I noticed a particular interest towards the traditional Moldovan food. That is why I decided that it would be nice to post a recipe per month. Maybe the bravest of you will even try them and retell about the tasty experience afterwards (hopefully).
The first meal in the menu: traditional Moldovan plăcinte. Poftă bună! (which means ”Enjoy your meal”)
”There are probably as many ways to make plăcinte as there are Moldovan gospodinele (housewives)…”
1 liter (about 4 ¼ cups) water
25 grams (or one packet) yeast
3 grams (about half a teaspoon) salt
desired filling (I’ll get to this in a bit)
sugar (granulated or powdered, see step 10)
*Sylvia (the lady who cooked them) didn’t tell me exactly how much flour she uses because she doesn’t know. She just adds flour until it looks right (as described in step 2). I’ve made these once but didn’t measure my flour either. Other recipes I’ve seen say 8-12 cups… so… use your best judgment.
1. Preheat oven to 400 degrees F.
2. Combine all ingredients, adding as much flour as needed until dough feels sticky but not too dry.
3. Cut dough into baseball-sized pieces (my description, not hers), generously flour your workspace, and roll out pieces very thinly with rolling pin.
5. Take a hold of the end of the dough closest to you, and bring it up and away from you to fold it in half.
7. Fold triangularly until it is all folded up into a nice little triangular pocket.
8. Place evenly on greased cookie sheet.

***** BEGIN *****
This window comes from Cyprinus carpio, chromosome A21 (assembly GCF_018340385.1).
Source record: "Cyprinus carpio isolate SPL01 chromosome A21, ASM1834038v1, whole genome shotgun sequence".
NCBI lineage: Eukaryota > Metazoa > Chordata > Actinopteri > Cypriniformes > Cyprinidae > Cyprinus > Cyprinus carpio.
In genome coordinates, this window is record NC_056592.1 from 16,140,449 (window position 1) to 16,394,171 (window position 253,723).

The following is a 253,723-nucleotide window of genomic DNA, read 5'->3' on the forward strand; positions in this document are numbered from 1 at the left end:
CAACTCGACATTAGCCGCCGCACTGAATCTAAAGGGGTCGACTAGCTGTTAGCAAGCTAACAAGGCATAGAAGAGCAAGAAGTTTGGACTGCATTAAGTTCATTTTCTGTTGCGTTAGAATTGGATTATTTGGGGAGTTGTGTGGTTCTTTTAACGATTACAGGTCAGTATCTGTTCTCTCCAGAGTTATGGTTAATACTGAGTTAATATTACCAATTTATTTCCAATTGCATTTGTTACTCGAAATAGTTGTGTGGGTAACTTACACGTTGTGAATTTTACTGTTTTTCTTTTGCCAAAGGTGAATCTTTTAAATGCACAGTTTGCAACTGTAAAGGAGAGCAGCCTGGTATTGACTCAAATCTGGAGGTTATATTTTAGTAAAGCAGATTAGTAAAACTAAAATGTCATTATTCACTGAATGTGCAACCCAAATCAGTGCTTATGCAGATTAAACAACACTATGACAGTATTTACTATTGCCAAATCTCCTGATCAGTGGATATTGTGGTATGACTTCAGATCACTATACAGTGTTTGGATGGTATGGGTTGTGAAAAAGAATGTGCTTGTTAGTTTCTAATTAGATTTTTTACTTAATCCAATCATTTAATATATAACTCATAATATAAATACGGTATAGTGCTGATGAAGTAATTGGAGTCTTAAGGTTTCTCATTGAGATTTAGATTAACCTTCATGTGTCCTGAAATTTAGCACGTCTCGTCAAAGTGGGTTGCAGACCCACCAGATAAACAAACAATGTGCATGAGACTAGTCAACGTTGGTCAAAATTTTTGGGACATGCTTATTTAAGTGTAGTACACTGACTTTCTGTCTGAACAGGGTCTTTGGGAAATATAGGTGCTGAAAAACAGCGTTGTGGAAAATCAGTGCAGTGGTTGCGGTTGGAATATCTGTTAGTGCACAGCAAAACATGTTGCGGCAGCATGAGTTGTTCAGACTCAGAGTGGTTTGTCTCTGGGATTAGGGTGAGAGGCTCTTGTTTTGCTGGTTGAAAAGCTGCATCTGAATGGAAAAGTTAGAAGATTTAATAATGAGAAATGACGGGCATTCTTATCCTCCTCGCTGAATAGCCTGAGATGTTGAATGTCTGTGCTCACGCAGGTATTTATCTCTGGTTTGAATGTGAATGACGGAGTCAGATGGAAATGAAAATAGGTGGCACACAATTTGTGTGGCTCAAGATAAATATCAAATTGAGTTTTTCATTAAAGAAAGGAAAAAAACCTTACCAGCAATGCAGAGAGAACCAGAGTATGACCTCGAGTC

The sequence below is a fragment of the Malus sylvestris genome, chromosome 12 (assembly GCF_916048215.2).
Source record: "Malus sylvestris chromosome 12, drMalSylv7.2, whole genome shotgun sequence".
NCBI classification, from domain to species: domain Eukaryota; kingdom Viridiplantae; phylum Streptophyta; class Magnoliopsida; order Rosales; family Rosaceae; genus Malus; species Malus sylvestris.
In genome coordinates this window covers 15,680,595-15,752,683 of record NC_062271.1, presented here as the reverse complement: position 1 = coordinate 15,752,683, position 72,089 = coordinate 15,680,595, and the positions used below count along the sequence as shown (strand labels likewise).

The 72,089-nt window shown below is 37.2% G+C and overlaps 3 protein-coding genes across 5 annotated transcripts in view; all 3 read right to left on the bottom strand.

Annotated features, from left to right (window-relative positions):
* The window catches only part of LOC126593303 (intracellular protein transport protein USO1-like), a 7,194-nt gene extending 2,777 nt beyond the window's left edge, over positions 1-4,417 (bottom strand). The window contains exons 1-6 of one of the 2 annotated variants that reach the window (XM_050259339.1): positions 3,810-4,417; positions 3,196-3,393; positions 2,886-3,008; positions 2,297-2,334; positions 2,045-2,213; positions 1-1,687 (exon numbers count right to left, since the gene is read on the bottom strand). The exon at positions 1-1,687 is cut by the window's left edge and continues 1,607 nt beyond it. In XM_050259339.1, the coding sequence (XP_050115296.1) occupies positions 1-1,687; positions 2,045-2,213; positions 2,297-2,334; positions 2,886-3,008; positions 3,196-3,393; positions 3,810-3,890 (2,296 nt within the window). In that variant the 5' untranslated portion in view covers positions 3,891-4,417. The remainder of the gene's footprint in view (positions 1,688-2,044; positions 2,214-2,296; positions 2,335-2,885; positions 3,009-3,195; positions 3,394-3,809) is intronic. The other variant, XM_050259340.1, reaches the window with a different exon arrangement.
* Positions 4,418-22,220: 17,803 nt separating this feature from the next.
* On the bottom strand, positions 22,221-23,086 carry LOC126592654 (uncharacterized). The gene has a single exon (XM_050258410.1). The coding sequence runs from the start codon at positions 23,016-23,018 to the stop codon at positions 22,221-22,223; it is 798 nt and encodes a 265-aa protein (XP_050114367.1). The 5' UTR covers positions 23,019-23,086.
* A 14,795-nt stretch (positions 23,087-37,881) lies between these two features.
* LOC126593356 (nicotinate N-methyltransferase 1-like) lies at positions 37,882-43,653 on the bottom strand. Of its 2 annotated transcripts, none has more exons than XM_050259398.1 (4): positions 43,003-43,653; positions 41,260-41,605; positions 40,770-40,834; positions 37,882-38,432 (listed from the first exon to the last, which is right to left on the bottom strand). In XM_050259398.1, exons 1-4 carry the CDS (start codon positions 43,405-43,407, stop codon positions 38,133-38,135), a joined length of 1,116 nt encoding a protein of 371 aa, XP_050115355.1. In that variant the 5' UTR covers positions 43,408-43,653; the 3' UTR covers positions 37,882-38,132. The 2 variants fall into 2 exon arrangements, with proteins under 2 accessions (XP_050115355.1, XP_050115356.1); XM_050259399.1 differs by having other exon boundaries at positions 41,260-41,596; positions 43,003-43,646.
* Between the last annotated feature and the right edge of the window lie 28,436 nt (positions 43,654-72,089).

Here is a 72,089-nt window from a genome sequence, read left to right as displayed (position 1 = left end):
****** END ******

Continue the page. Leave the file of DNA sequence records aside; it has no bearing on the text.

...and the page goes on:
9. Bake for 20-25 minutes, or until lightly golden.
10. Boil sugar and water to make a glaze and brush on top while plăcinte are still warm, or simply sprinkle with powdered sugar.
I can’t believe I’ve never taken a picture of freshly baked plăcintă. You’ll have to trust me, they are so flaky and golden and amazing!
There are several different kinds of fillings that Moldovans use in plăcinte. The most common are potato, brînza (a soft, salty homemade cheese), cabbage (which is better than you’d think- it’s Josh’s favorite), fruit butter or jam, and pumpkin. My favorite would probably either be apple butter or pumpkin. Below are some instructions for making your own plăcintă fillings, borrowed from a 2005 Moldova Peace Corps cookbook, or you could just use your favorite store-bought fruit butter or jam.
Potato filling: Boil 4 peeled potatoes and 2 chopped onions. Mash and season with salt and pepper. Let cool.
Cheese filling: Mix 2 cups cottage or ricotta cheese, 1 egg, chopped dill, salt, and pepper.
Cabbage filling: Sauté 2 cups shredded cabbage and 2 chopped onions in oil until limp. Season with salt and pepper. Let cool.
Apple filling: Peel and grate 4 apples. Sauté over medium heat with ¼ cup sugar and a sprinkle of cinnamon. Let cool.
Cherry filling: Mix 1 pound sour pitted cherries and ¾ cup sugar.
Pumpkin filling: Boil and mash 500 grams (about 4 1/3 cups) of raw pumpkin. Add 2 tablespoons of butter, spices (nutmeg, cinnamon, ground cloves, and ground ginger… or just pumpkin pie spice) and sugar to taste.”